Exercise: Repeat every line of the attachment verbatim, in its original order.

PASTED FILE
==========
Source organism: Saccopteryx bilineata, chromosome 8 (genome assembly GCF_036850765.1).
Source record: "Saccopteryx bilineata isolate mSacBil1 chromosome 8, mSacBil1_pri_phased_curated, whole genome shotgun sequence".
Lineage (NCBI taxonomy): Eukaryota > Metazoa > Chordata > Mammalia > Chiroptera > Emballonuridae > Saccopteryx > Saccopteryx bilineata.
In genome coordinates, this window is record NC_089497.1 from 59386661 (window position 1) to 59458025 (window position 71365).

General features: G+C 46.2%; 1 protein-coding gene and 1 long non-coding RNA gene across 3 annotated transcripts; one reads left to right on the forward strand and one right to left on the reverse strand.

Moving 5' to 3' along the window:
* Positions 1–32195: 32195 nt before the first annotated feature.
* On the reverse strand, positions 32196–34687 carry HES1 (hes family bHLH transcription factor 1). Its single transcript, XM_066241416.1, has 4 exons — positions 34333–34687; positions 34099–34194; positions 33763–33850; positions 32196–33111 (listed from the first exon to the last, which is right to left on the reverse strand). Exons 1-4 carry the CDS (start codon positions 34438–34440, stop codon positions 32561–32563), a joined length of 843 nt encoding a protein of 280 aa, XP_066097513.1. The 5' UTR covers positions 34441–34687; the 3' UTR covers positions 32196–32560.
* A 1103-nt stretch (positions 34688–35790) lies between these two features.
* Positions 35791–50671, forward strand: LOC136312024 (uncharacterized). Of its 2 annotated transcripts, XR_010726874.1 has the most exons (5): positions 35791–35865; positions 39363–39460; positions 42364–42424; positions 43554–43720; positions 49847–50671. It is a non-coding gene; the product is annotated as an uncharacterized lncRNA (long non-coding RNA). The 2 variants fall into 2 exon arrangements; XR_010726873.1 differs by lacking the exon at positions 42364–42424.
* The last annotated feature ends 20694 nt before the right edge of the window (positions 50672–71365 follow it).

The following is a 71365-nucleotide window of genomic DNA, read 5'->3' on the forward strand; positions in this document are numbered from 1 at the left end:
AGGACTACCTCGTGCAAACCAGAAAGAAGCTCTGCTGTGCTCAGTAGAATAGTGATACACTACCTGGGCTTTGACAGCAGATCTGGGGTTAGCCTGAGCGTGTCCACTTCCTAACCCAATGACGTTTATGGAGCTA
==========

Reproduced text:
Source organism: Saccopteryx bilineata, chromosome 8 (genome assembly GCF_036850765.1).
Source record: "Saccopteryx bilineata isolate mSacBil1 chromosome 8, mSacBil1_pri_phased_curated, whole genome shotgun sequence".
Lineage (NCBI taxonomy): Eukaryota > Metazoa > Chordata > Mammalia > Chiroptera > Emballonuridae > Saccopteryx > Saccopteryx bilineata.
In genome coordinates, this window is record NC_089497.1 from 59386661 (window position 1) to 59458025 (window position 71365).

General features: G+C 46.2%; 1 protein-coding gene and 1 long non-coding RNA gene across 3 annotated transcripts; one reads left to right on the forward strand and one right to left on the reverse strand.

Moving 5' to 3' along the window:
* Positions 1–32195: 32195 nt before the first annotated feature.
* On the reverse strand, positions 32196–34687 carry HES1 (hes family bHLH transcription factor 1). Its single transcript, XM_066241416.1, has 4 exons — positions 34333–34687; positions 34099–34194; positions 33763–33850; positions 32196–33111 (listed from the first exon to the last, which is right to left on the reverse strand). Exons 1-4 carry the CDS (start codon positions 34438–34440, stop codon positions 32561–32563), a joined length of 843 nt encoding a protein of 280 aa, XP_066097513.1. The 5' UTR covers positions 34441–34687; the 3' UTR covers positions 32196–32560.
* A 1103-nt stretch (positions 34688–35790) lies between these two features.
* Positions 35791–50671, forward strand: LOC136312024 (uncharacterized). Of its 2 annotated transcripts, XR_010726874.1 has the most exons (5): positions 35791–35865; positions 39363–39460; positions 42364–42424; positions 43554–43720; positions 49847–50671. It is a non-coding gene; the product is annotated as an uncharacterized lncRNA (long non-coding RNA). The 2 variants fall into 2 exon arrangements; XR_010726873.1 differs by lacking the exon at positions 42364–42424.
* The last annotated feature ends 20694 nt before the right edge of the window (positions 50672–71365 follow it).

The following is a 71365-nucleotide window of genomic DNA, read 5'->3' on the forward strand; positions in this document are numbered from 1 at the left end:
AGGACTACCTCGTGCAAACCAGAAAGAAGCTCTGCTGTGCTCAGTAGAATAGTGATACACTACCTGGGCTTTGACAGCAGATCTGGGGTTAGCCTGAGCGTGTCCACTTCCTAACCCAATGACGTTTATGGAGCTA